A favorite story of my grandmother’s concerned a young man who was strolling down the alley adjacent to our yard. When he looked over and saw a white object sitting in a swing, slowly rocking back and forth, he uttered a loud expletive and took off running. The figure in white was my grandmother wrapped in a sheet, waiting for our family’s Halloween party to begin. I still laugh out loud just remembering her telling it.
Rick Moody, editor of AARP’s Human Values in Aging newsletter, was sitting with Reb Zalman Schachter-Shalomi (author of From Age-ing to Sage-ing) when Reb turned to him and said, “You know, there is really only one great question in life. It’s ‘Are you saved?’ Not in a theological sense,” he added, “but in a computer sense.”
What is yourstory? Have you been “saved” in the sense of “downloading” your life experiences to the great “hard drive” of future generations? There are many levels of storytelling. Some stories are simply a recitation of something that happened, while others reveal a belief system or set of values. My “ghost” story reminds me of how important having fun together at every age was to my family.
Stories are gifts we choose to give. They offer healing and connect and inspire us; they are our legacy. It’s not uncommon for siblings to remember their story differently. While Doug believed that limited financial resources meant that only he could go to college because he was the male, his sister Ann recalled only her disinterest in further education.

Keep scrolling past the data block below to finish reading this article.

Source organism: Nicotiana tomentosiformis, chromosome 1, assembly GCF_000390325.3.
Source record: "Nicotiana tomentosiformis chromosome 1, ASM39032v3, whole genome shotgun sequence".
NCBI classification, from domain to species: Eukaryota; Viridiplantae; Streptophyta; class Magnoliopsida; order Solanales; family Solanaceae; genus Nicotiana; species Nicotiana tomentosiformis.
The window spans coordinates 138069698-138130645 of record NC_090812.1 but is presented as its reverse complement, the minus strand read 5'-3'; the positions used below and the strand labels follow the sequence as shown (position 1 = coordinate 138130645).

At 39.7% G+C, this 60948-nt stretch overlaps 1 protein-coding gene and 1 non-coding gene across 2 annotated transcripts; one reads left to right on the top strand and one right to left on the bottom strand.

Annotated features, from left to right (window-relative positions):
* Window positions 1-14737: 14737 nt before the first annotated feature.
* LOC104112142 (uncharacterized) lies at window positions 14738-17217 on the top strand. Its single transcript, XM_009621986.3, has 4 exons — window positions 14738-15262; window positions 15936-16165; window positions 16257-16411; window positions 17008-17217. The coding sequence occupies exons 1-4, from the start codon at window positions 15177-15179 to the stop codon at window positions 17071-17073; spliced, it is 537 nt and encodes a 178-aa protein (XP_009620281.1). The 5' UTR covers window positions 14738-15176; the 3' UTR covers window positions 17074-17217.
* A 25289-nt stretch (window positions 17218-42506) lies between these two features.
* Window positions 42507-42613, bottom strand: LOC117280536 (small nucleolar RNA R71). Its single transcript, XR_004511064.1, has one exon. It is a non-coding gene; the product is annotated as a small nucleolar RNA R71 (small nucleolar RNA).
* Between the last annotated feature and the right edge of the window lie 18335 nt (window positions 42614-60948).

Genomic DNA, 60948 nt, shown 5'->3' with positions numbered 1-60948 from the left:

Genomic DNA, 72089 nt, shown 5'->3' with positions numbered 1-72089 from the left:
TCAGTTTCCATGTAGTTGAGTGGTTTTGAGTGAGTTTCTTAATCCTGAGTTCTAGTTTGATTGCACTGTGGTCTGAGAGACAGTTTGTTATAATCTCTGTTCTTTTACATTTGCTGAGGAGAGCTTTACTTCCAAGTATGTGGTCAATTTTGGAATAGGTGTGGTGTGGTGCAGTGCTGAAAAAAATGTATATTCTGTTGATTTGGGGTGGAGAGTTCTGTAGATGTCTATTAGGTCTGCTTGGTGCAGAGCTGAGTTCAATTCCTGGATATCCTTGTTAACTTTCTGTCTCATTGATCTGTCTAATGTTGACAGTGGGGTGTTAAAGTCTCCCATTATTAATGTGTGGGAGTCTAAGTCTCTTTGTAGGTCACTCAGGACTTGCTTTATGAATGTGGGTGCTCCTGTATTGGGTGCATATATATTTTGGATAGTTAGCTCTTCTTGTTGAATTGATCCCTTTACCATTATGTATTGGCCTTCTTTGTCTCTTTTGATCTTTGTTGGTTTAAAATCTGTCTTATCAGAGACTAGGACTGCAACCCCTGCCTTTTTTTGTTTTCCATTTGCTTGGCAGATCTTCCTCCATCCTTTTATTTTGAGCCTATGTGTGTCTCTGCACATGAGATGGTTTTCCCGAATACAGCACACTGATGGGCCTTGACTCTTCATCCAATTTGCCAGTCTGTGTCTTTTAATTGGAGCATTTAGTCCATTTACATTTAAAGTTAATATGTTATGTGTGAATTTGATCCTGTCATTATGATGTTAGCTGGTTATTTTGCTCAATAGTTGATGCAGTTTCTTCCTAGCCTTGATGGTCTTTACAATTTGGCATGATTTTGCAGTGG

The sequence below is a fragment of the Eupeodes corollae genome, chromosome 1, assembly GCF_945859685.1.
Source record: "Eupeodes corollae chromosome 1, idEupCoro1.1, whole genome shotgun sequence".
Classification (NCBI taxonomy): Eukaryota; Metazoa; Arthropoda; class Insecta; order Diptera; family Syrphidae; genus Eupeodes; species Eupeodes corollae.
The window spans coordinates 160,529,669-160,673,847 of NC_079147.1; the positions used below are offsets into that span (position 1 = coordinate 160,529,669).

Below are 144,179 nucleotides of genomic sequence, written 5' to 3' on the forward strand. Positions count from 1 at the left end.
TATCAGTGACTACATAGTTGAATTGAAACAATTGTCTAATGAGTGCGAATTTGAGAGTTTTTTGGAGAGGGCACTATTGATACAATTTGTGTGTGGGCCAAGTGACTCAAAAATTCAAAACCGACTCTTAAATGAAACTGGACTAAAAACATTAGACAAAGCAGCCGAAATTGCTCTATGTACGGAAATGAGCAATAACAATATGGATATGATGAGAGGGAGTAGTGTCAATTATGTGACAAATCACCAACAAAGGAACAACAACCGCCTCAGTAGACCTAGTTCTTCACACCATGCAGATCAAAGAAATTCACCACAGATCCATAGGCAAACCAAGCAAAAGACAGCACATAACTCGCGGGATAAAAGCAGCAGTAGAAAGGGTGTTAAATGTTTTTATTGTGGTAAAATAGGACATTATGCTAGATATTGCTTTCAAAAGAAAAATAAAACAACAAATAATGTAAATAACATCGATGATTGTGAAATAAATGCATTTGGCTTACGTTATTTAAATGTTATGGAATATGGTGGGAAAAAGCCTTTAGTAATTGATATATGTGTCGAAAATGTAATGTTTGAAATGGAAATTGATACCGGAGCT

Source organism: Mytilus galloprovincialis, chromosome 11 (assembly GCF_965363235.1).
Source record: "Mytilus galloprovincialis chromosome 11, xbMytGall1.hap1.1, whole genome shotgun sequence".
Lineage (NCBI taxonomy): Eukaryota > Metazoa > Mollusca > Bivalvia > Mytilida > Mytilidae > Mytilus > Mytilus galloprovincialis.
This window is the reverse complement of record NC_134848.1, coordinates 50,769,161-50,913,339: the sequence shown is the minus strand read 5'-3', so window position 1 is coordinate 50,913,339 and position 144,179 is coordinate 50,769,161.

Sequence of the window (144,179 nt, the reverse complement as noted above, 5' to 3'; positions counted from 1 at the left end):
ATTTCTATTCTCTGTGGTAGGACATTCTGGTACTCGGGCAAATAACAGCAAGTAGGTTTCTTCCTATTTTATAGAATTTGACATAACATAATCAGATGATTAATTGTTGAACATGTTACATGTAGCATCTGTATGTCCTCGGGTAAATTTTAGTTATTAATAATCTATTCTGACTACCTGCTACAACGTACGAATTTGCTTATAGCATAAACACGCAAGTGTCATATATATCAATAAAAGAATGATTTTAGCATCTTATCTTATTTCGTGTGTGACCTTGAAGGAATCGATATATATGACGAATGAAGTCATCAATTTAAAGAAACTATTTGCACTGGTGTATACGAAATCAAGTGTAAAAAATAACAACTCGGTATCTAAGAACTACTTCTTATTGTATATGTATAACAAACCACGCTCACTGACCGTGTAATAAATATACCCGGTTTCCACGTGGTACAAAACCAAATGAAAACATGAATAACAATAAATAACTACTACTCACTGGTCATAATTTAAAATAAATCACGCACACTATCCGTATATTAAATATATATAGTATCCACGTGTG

Stories are not only for others; they are for the storyteller as well. For some of us, recounting our story becomes more important as we age. We want people to remember us for whowe are and not just defined by our jobs or accomplishments. We also want others to understand our values, beliefs, and the differences we may have made in others’ lives.
For the storytellers among us, I offer the following suggestions that others have found to be helpful. There is no right way to tell your story.
Organize your past into childhood, teen, adult, and elder years and incorporate information people often overlook. For example, what was the main advice your parents or grandparents gave you, either verbally or nonverbally, and how did that play out in your life? Sue’s mother’s advice was to believe that she could do anything. Consequently, Sue embraced new opportunities. Not all advice is positive, of course, but both positive and negative stories become teachable moments for our children and grandchildren.
Reflect on the various stages of life. What gives you the greatest joy? What makes you happiest? What have you learned about life? What would you do differently? What are you lifting up and sending away? What are you thankful for? What other messages do you want to leave for others?
If you haven’t already begun capturing your story, resolve to begin now. Who knows what you will learn about you?
Linda Henry writes regularly on topics related to aging, health care, and communication and is the co-author of several books, including Transformational Eldercare from the Inside Out: Strengths-Based Strategies for Caring. She conducts workshops nationally on aging and creating caring work environments. Her volunteer emphasis is age-friendly communities.
A New Guided Life Journal
This Life of Mine, just out from Sasquatch Books, gives people a place to share their life’s stories and memories, guided by prompts based on themes like love, family, and purpose. The author, Anne Phyfe Palmer, is the owner of Seattle’s 8 Limbs Yoga and a memoirist who became passionate about passing down one’s legacy after she lost her grandfather and realized how many details about his life she didn’t know.